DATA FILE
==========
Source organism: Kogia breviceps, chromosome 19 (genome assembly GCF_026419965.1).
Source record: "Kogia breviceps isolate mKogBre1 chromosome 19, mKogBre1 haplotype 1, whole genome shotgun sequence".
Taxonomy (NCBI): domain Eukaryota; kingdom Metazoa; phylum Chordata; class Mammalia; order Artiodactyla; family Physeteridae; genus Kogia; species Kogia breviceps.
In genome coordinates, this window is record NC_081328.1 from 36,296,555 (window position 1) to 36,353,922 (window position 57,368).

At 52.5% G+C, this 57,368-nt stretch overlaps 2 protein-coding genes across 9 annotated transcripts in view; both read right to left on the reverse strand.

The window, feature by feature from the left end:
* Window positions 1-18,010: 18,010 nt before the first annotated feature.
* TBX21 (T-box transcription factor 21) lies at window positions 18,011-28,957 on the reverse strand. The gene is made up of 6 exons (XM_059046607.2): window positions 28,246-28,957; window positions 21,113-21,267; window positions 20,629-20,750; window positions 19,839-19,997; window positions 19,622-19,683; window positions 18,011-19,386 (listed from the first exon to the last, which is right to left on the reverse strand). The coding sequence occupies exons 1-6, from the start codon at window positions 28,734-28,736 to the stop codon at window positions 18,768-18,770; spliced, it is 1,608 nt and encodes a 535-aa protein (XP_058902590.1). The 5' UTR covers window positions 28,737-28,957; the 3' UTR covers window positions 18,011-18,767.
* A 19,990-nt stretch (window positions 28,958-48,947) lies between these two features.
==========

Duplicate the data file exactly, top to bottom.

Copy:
Source organism: Kogia breviceps, chromosome 19 (genome assembly GCF_026419965.1).
Source record: "Kogia breviceps isolate mKogBre1 chromosome 19, mKogBre1 haplotype 1, whole genome shotgun sequence".
Taxonomy (NCBI): domain Eukaryota; kingdom Metazoa; phylum Chordata; class Mammalia; order Artiodactyla; family Physeteridae; genus Kogia; species Kogia breviceps.
In genome coordinates, this window is record NC_081328.1 from 36,296,555 (window position 1) to 36,353,922 (window position 57,368).

At 52.5% G+C, this 57,368-nt stretch overlaps 2 protein-coding genes across 9 annotated transcripts in view; both read right to left on the reverse strand.

The window, feature by feature from the left end:
* Window positions 1-18,010: 18,010 nt before the first annotated feature.
* TBX21 (T-box transcription factor 21) lies at window positions 18,011-28,957 on the reverse strand. The gene is made up of 6 exons (XM_059046607.2): window positions 28,246-28,957; window positions 21,113-21,267; window positions 20,629-20,750; window positions 19,839-19,997; window positions 19,622-19,683; window positions 18,011-19,386 (listed from the first exon to the last, which is right to left on the reverse strand). The coding sequence occupies exons 1-6, from the start codon at window positions 28,734-28,736 to the stop codon at window positions 18,768-18,770; spliced, it is 1,608 nt and encodes a 535-aa protein (XP_058902590.1). The 5' UTR covers window positions 28,737-28,957; the 3' UTR covers window positions 18,011-18,767.
* A 19,990-nt stretch (window positions 28,958-48,947) lies between these two features.